Blood Draws for Total Babies (like me!)

I’m a total baby when it comes to having blood drawn. It goes back to long before diabetes, but my panic over having lab work was exacerbated when I was dehydrated and having hourly draws nearly two years ago.

On Friday, I needed to go in to get regular testing done, including losing giving 3 vials of blood and peeing in a cup (having diabetes is all fun and games, didn’t you know?). Because of Good Friday, I ended up with the afternoon off so I headed out to the lab. When I got there, I thought I’d have to wait for a long time because there were several people in the waiting area. I didn’t even wait 5 minutes, come to find out all of the waiting room people were waiting on people who were already being seen. I was the only one there on my own which was strange.

Anyway, Friday’s draw was by far the best experience I’ve had since I put into practice the things I’d learned from past bad experiences… and I thought I’d share my tips for anyone who might be a bit of a wimp when it comes to blood work… like me.

  1. If you are not required to fast for your blood work, don’t. Being low on energy then having blood drawn is a recipe for bad news. If your blood work is fasting, eat a snack before bedtime and go early in the morning. Take a snack along for directly after.
  2. Be well-hydrated. The more water I’ve had before a draw, the easier it’s gone. Dehydrated Rachel veins like to collapse and I end up getting poked more times than necessary. I gulped down 3 big glasses of water right before leaving on Friday and only had to be poked once. As a bonus, if you have to have a urine test as well, you’ll be prepared.
  3. Don’t think about it. When you know you have to go, think about something else beforehand. I have a horrible habit of psyching myself out beforehand. Listening to music on the way in and reading my Twitter feed in the waiting room helped a lot.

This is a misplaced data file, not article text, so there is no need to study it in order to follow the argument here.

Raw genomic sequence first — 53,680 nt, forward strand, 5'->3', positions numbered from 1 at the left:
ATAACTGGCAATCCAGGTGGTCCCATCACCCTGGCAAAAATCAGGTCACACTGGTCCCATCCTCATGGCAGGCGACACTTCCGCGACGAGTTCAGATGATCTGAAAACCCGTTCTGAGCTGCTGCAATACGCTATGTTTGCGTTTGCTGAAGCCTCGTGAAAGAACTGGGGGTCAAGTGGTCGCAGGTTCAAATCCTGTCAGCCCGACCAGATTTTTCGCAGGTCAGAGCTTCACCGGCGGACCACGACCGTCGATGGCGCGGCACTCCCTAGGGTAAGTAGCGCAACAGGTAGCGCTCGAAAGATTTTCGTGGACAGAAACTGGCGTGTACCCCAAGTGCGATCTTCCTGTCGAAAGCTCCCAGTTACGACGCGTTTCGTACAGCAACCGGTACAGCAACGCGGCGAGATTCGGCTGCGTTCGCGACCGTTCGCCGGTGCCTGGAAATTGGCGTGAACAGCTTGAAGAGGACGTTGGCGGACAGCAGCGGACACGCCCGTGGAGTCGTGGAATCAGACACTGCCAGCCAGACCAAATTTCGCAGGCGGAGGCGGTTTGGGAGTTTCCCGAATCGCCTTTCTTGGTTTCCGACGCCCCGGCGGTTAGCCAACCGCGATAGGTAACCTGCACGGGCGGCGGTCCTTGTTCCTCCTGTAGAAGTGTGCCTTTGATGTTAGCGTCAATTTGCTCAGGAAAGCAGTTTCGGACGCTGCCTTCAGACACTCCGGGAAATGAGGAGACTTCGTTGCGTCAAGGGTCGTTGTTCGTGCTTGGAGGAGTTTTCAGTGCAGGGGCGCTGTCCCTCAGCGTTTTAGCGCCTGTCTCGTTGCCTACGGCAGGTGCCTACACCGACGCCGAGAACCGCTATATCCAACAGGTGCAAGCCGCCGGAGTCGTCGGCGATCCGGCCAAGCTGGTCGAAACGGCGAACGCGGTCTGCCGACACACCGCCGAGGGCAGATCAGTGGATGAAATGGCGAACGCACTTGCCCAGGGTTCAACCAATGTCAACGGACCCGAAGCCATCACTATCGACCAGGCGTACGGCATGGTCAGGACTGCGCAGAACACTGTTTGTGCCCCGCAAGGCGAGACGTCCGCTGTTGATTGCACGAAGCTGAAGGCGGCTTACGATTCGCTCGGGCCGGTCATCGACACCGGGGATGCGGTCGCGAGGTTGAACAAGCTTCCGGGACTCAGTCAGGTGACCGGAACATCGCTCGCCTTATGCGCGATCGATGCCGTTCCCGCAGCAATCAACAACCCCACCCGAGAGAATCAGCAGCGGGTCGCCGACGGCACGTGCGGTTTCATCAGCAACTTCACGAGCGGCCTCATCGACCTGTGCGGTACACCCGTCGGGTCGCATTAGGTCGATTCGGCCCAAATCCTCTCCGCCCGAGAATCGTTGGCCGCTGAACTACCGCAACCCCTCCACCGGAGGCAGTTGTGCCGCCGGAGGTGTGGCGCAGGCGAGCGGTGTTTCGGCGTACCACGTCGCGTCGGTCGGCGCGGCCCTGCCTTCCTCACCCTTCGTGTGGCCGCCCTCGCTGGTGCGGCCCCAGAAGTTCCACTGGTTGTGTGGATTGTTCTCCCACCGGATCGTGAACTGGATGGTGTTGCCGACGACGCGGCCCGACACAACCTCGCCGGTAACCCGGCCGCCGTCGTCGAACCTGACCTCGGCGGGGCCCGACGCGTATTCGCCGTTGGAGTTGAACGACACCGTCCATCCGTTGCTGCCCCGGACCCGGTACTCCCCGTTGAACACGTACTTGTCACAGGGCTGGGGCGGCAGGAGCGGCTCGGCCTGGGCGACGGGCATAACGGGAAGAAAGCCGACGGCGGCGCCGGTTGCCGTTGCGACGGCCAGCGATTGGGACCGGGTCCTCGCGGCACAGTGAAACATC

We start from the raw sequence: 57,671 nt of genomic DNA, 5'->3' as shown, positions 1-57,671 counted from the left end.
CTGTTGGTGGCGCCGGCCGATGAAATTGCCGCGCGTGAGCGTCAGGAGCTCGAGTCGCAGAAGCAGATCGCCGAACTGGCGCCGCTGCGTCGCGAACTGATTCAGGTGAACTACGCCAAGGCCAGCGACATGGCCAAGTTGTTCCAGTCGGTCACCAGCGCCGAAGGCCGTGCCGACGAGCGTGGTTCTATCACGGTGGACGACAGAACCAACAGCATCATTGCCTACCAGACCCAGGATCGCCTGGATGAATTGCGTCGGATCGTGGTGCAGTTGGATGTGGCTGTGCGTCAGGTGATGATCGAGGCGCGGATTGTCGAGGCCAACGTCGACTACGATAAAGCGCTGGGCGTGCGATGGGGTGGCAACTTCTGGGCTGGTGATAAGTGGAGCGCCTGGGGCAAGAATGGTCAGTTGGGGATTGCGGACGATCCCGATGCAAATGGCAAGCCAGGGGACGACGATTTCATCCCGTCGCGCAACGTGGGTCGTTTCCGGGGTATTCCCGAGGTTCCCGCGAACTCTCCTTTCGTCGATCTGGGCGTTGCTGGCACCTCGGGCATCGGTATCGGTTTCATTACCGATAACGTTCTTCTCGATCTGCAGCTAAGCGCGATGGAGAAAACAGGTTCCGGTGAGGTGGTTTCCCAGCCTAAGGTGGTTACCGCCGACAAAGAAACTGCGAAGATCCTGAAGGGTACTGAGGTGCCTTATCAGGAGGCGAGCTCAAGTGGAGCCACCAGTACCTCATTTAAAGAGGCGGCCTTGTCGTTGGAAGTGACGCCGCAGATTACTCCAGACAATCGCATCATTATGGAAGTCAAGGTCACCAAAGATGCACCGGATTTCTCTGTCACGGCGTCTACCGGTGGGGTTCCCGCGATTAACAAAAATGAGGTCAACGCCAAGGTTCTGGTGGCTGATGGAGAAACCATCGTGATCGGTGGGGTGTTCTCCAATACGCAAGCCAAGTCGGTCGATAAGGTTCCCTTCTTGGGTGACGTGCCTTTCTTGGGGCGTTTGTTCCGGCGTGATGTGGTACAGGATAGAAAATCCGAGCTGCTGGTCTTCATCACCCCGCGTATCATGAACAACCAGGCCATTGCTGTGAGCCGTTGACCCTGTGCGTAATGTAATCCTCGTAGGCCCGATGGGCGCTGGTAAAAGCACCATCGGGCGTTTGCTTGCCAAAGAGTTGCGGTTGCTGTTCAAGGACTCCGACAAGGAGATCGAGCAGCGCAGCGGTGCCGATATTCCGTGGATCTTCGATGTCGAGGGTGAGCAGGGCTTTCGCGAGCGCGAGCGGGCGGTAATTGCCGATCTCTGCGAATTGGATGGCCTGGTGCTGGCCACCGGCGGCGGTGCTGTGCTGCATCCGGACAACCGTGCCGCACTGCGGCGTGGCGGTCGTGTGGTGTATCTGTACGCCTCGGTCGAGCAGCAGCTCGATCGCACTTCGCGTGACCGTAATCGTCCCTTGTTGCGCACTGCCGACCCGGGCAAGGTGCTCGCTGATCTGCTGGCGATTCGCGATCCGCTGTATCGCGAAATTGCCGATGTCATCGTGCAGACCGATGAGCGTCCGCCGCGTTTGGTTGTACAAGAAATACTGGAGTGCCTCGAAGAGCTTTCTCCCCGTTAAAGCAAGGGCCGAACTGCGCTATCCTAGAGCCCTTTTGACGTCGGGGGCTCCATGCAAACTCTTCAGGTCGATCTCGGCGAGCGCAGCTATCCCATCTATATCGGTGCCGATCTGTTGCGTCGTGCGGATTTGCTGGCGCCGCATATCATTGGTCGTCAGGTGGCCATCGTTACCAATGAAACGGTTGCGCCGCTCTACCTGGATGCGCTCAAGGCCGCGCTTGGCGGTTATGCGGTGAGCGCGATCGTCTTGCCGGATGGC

4. Be friendly. If you feel comfortable with the person drawing your blood,  it’ll probably be easier. I have a tendency to pass out during draws, so I’m upfront about the fact that I don’t do well with blood draws. I tell the phlembotomist, “I’m not very good when it comes to blood draws. But I do better if I talk.”
  5. Talk. Or somehow be distracted while your blood is being drawn. Do anything but watch. I let them know that I’m a talker, usually the person doing the draw will talk to me and ask unrelated  questions, once the lady who was going to do my draw let me know that she’s not a talker so she got a nurse to come chat with me.
  6. Don’t be picky unless you need to be. I used to ask for my draws to come from my left arm because I’m right-handed. But honestly, I my right arm is a much better target for them. If you have issues with a draw site that you know of, then be picky.
  7. Take someone with you. I refused to drive myself to get my blood drawn for the longest time because I was so nervous. Knowing that you have a buddy can help you stay calm. It doesn’t work out for me to take someone with me anymore, but on Friday after my draw I knew I’d be picking up coffee and heading down the road to drop in on Brad, so that helped.
  8. Ask for what you need. Most of the time they’ll offer juice, cookies or crackers to you if you’re flushed. On Friday I was offered a whole kitchen, but all I really needed was water so they brought me some and I bounced right back.
  9. Relax. Everything is worse when you stress about it, so do your best to relax. The whole process will be over with quickly and you can move on with your life.

This almost became a 10-things post, but I’m out of advice. What things have you found helpful?

I guest-posted over at Drinking With Diabetes last week, so feel free to head over and read Real Life. “Can Rachel Still Drink?”

Please remember that I’m not a doctor, I’m just a patient so what I say isn’t medical advice. The  list above probably sounds like common sense and for good reason, it’s what I found works for me. Don’t base your medical decisions only on what you read in a blog (any blog, mine included) without consulting your healthcare team.

Related Posts:

The dietitian story

Research subject

A lesson from my father

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About Probably Rachel

PR professional and social media enthusiast, blogging about life, marriage, coffee and type 1 diabetes. You can follow me on Twitter also @ProbablyRachel

Posted on April 1, 2013, in Commentary, My Life, Type 1 Diabetes and tagged , , , , , , . Bookmark the permalink. 2 Comments.

  1. #10: Don’t watch. Probably most people are smart enough to not watch, but I’m curious. Until that vial starts filling, and there goes my tummy.

  1. Pingback: In the Office | probablyrachel

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